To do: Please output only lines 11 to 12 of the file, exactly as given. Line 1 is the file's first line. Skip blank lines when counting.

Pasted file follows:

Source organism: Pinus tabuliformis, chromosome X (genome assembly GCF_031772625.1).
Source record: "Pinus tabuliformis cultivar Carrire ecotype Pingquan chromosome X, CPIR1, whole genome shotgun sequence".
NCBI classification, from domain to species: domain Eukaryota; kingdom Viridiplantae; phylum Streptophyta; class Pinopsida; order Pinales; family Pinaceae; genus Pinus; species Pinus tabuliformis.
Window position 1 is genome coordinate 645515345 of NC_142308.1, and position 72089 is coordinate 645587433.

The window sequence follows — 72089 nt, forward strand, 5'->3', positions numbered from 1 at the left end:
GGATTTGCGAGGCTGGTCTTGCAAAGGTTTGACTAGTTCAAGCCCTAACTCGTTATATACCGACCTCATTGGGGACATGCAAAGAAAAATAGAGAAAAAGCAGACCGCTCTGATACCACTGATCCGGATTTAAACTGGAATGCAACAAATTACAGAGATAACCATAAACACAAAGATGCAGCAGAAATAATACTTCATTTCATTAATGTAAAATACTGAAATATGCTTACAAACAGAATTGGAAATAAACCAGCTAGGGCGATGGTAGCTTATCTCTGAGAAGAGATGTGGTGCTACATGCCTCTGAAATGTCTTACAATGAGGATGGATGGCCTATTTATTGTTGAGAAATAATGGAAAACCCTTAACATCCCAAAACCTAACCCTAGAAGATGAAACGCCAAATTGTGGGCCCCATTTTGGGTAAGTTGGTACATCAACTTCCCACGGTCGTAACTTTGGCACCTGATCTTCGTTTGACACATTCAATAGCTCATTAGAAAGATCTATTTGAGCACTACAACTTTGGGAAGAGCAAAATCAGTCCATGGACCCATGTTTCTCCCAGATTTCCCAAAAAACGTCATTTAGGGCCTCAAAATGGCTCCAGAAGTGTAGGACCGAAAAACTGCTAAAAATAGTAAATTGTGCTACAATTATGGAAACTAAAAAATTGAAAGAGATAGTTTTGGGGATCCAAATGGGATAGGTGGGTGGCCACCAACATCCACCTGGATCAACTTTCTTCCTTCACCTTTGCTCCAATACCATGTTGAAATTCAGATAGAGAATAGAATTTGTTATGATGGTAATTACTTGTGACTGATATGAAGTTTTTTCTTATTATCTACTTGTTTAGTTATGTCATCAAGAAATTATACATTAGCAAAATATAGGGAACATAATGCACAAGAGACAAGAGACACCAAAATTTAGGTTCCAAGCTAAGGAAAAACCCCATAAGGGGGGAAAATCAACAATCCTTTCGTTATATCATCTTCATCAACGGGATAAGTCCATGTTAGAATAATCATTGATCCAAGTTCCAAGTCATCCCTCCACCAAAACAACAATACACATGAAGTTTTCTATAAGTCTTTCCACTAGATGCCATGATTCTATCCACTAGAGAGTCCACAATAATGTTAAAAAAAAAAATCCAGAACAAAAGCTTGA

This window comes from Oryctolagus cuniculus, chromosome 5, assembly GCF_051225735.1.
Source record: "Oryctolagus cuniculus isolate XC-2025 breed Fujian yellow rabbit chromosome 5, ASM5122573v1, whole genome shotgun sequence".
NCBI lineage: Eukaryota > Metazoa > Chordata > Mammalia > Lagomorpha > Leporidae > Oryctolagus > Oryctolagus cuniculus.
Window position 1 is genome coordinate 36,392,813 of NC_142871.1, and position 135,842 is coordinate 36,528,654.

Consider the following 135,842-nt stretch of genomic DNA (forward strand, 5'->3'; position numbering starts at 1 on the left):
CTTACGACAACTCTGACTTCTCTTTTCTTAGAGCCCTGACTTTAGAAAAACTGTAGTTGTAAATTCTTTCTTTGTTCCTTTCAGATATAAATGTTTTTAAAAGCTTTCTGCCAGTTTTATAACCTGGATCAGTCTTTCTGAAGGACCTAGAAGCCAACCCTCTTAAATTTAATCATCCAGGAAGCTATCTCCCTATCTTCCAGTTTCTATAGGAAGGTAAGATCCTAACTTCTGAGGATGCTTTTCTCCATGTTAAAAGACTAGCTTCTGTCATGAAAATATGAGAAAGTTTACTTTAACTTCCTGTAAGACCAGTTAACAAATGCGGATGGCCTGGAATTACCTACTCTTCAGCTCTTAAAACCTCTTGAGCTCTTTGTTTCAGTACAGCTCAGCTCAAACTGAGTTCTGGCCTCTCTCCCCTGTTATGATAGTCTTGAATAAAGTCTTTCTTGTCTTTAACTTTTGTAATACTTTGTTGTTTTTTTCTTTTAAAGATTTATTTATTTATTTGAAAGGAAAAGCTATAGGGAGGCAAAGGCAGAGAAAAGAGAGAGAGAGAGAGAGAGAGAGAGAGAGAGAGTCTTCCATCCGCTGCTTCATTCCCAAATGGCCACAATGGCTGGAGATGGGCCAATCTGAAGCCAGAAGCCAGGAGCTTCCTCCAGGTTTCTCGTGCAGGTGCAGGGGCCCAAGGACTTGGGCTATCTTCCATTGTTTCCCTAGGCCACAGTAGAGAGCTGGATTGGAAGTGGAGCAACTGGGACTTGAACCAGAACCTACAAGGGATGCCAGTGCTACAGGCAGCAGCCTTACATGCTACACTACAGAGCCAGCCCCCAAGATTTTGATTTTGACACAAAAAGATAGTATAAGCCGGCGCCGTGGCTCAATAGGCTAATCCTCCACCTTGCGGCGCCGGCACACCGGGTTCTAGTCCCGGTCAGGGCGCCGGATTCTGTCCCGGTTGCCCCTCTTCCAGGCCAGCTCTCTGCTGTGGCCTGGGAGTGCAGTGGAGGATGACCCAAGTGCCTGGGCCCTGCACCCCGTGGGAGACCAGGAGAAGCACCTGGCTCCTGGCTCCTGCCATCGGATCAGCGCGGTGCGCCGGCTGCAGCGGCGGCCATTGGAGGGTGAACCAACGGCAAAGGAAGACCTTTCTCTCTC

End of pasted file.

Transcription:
Consider the following 135,842-nt stretch of genomic DNA (forward strand, 5'->3'; position numbering starts at 1 on the left):
CTTACGACAACTCTGACTTCTCTTTTCTTAGAGCCCTGACTTTAGAAAAACTGTAGTTGTAAATTCTTTCTTTGTTCCTTTCAGATATAAATGTTTTTAAAAGCTTTCTGCCAGTTTTATAACCTGGATCAGTCTTTCTGAAGGACCTAGAAGCCAACCCTCTTAAATTTAATCATCCAGGAAGCTATCTCCCTATCTTCCAGTTTCTATAGGAAGGTAAGATCCTAACTTCTGAGGATGCTTTTCTCCATGTTAAAAGACTAGCTTCTGTCATGAAAATATGAGAAAGTTTACTTTAACTTCCTGTAAGACCAGTTAACAAATGCGGATGGCCTGGAATTACCTACTCTTCAGCTCTTAAAACCTCTTGAGCTCTTTGTTTCAGTACAGCTCAGCTCAAACTGAGTTCTGGCCTCTCTCCCCTGTTATGATAGTCTTGAATAAAGTCTTTCTTGTCTTTAACTTTTGTAATACTTTGTTGTTTTTTTCTTTTAAAGATTTATTTATTTATTTGAAAGGAAAAGCTATAGGGAGGCAAAGGCAGAGAAAAGAGAGAGAGAGAGAGAGAGAGAGAGAGAGAGAGTCTTCCATCCGCTGCTTCATTCCCAAATGGCCACAATGGCTGGAGATGGGCCAATCTGAAGCCAGAAGCCAGGAGCTTCCTCCAGGTTTCTCGTGCAGGTGCAGGGGCCCAAGGACTTGGGCTATCTTCCATTGTTTCCCTAGGCCACAGTAGAGAGCTGGATTGGAAGTGGAGCAACTGGGACTTGAACCAGAACCTACAAGGGATGCCAGTGCTACAGGCAGCAGCCTTACATGCTACACTACAGAGCCAGCCCCCAAGATTTTGATTTTGACACAAAAAGATAGTATAAGCCGGCGCCGTGGCTCAATAGGCTAATCCTCCACCTTGCGGCGCCGGCACACCGGGTTCTAGTCCCGGTCAGGGCGCCGGATTCTGTCCCGGTTGCCCCTCTTCCAGGCCAGCTCTCTGCTGTGGCCTGGGAGTGCAGTGGAGGATGACCCAAGTGCCTGGGCCCTGCACCCCGTGGGAGACCAGGAGAAGCACCTGGCTCCTGGCTCCTGCCATCGGATCAGCGCGGTGCGCCGGCTGCAGCGGCGGCCATTGGAGGGTGAACCAACGGCAAAGGAAGACCTTTCTCTCTC